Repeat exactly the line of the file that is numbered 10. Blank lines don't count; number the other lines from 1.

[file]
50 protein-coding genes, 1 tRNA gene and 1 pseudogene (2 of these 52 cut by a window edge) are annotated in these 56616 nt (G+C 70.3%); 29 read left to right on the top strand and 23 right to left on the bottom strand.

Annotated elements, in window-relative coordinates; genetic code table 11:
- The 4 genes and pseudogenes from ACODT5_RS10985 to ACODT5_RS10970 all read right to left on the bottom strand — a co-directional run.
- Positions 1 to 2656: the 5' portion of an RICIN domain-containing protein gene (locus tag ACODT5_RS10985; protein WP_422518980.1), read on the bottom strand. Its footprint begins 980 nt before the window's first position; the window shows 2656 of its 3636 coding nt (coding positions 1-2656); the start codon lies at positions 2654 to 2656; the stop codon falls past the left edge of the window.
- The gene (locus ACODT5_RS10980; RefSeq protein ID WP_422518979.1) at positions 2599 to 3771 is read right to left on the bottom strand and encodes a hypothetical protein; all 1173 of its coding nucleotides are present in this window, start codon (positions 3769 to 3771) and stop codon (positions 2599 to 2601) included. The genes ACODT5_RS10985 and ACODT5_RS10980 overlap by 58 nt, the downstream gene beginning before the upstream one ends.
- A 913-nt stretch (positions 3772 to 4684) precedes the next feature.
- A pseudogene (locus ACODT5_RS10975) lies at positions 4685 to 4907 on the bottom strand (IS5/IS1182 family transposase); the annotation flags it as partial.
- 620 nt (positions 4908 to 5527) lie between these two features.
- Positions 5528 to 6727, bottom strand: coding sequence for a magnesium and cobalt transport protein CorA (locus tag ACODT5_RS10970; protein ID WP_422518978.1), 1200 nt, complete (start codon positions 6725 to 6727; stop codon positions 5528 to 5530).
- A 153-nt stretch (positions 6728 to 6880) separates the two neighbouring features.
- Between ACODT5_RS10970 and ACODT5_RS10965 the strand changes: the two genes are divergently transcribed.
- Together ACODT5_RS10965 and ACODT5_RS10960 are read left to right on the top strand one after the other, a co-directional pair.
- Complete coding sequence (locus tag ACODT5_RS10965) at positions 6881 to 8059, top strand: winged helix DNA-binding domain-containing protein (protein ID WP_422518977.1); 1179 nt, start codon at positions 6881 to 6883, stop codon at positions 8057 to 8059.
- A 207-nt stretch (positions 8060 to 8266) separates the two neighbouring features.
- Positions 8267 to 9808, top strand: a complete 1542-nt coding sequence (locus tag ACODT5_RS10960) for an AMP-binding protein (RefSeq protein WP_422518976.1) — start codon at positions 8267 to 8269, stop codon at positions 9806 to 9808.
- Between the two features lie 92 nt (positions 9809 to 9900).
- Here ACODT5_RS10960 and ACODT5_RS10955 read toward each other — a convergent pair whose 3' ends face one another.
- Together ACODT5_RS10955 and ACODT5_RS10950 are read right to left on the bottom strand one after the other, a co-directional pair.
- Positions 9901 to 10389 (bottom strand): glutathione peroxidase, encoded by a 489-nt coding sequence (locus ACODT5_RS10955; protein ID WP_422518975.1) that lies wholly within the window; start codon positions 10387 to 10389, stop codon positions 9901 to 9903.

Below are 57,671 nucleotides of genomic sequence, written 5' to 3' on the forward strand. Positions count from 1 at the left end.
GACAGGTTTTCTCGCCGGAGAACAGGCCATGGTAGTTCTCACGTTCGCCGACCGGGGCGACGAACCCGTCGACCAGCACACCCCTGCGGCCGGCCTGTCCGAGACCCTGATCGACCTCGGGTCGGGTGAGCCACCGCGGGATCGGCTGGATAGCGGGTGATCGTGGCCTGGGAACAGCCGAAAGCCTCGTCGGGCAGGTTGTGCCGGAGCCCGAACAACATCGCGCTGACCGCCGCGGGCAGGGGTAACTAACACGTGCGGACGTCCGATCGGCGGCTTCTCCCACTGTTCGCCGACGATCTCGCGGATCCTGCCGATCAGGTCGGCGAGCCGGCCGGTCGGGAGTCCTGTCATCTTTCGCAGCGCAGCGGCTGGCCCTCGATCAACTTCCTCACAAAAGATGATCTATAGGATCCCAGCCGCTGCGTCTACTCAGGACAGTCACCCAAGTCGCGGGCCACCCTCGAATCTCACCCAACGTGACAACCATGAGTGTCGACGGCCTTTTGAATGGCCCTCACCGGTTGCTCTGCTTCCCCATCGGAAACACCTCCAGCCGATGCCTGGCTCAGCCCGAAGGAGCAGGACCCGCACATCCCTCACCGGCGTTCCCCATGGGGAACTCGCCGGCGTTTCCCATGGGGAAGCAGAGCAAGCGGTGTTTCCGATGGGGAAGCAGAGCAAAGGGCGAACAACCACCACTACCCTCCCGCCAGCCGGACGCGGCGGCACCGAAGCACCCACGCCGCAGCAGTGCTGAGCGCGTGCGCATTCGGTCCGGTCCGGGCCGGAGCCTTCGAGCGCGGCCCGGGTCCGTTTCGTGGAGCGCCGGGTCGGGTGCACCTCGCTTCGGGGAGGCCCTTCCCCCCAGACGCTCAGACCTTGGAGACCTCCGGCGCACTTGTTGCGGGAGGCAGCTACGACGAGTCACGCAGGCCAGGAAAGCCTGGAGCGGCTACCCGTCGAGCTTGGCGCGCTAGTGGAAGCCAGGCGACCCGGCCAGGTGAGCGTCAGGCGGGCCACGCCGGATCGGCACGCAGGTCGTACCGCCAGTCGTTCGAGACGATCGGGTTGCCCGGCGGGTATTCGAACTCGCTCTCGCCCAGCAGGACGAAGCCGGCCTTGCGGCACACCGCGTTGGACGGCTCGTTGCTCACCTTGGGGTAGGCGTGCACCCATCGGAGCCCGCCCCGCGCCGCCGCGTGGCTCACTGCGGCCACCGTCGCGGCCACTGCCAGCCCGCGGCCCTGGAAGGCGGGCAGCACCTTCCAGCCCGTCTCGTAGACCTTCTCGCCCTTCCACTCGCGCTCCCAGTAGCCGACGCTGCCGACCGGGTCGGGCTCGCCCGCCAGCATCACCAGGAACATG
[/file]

- A 153-nt stretch (positions 6728 to 6880) separates the two neighbouring features.